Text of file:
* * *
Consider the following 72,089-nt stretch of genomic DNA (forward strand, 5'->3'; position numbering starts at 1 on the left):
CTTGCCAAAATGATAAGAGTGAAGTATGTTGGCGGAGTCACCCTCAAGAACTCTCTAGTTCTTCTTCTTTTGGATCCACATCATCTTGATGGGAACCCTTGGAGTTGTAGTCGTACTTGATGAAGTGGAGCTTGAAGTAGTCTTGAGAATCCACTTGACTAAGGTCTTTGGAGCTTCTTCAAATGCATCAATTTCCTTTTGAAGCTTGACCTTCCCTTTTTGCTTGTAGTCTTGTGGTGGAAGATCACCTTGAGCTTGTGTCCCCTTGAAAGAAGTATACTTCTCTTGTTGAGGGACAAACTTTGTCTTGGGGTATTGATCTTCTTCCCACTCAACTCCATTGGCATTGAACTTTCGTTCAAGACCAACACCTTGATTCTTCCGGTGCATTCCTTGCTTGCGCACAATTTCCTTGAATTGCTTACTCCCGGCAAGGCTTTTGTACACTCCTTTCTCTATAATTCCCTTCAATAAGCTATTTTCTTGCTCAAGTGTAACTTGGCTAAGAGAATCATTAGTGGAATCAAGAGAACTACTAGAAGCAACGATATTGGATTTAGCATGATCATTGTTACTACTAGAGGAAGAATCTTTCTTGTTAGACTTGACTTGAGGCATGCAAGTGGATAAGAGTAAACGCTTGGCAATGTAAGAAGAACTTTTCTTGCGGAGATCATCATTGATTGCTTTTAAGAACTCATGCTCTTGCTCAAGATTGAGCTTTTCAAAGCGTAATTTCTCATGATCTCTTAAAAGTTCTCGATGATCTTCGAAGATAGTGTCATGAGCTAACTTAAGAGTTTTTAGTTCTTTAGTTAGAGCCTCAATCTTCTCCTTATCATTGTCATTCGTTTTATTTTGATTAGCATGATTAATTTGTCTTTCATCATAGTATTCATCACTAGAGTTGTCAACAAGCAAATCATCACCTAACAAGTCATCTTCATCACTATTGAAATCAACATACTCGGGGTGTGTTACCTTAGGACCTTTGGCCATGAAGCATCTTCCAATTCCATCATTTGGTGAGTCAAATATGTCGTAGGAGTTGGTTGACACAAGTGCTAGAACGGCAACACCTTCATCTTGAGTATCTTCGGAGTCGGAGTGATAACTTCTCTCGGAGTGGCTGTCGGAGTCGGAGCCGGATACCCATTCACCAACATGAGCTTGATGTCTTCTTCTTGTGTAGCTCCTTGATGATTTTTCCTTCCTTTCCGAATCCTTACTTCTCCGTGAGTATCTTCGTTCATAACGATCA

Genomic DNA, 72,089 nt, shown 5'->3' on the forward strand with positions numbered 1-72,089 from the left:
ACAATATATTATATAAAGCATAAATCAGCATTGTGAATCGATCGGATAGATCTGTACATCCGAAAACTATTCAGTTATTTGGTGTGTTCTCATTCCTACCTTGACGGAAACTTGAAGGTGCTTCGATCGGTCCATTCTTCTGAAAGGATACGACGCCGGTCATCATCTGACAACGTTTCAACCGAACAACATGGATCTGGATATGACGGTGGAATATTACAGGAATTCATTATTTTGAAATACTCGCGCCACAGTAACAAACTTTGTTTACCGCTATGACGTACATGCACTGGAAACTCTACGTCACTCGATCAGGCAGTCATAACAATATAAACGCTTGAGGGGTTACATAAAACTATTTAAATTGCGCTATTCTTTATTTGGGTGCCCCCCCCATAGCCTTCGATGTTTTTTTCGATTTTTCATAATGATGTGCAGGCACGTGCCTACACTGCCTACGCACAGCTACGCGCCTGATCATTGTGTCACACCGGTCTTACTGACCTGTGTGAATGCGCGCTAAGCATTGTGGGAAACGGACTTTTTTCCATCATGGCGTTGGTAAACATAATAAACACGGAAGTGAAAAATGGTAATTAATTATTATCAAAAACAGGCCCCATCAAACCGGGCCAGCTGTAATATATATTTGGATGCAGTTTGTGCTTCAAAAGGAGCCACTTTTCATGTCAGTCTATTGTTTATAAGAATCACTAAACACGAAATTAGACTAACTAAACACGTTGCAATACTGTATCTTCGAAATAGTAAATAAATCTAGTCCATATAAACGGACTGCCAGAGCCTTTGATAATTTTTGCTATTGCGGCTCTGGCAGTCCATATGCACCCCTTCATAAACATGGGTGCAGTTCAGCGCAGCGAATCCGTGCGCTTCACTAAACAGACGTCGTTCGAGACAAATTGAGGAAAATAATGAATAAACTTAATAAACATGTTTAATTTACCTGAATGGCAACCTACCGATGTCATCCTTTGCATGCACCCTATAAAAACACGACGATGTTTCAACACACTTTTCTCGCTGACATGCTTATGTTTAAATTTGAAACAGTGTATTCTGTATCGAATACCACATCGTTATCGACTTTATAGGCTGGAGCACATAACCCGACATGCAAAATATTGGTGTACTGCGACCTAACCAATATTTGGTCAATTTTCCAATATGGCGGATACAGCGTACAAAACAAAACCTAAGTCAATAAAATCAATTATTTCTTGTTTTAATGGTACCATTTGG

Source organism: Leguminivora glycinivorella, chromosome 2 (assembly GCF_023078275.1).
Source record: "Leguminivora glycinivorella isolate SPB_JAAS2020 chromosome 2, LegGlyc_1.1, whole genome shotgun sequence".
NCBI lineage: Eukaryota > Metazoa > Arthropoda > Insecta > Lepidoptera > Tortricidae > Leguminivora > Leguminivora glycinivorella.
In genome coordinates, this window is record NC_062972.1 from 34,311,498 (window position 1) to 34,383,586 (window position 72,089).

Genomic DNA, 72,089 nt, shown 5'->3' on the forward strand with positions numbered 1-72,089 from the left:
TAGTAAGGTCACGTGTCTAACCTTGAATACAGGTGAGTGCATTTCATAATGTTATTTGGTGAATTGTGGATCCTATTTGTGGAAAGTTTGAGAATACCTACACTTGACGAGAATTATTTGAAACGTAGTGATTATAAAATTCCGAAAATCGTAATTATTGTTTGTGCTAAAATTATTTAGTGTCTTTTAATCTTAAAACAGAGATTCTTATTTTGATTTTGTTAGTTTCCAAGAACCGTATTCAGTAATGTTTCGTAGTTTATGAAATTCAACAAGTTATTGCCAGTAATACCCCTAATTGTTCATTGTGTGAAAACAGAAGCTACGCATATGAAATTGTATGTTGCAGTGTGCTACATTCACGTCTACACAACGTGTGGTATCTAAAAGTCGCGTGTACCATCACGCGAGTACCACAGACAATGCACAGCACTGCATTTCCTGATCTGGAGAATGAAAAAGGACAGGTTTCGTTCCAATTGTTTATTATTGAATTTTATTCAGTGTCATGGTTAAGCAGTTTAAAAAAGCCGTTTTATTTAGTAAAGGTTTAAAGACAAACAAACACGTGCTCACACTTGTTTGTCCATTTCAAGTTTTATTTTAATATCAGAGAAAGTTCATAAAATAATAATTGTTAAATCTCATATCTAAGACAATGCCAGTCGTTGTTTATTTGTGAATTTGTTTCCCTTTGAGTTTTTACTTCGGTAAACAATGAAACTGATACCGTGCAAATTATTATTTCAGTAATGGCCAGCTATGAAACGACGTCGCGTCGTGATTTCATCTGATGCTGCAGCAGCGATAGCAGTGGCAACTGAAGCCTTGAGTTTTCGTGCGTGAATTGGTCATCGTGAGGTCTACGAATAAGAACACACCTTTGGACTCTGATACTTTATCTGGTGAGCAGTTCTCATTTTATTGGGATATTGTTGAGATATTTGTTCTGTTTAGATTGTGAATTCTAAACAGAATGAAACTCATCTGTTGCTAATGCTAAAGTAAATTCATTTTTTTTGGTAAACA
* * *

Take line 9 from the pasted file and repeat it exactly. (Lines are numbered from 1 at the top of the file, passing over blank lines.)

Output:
Genomic DNA, 72,089 nt, shown 5'->3' on the forward strand with positions numbered 1-72,089 from the left: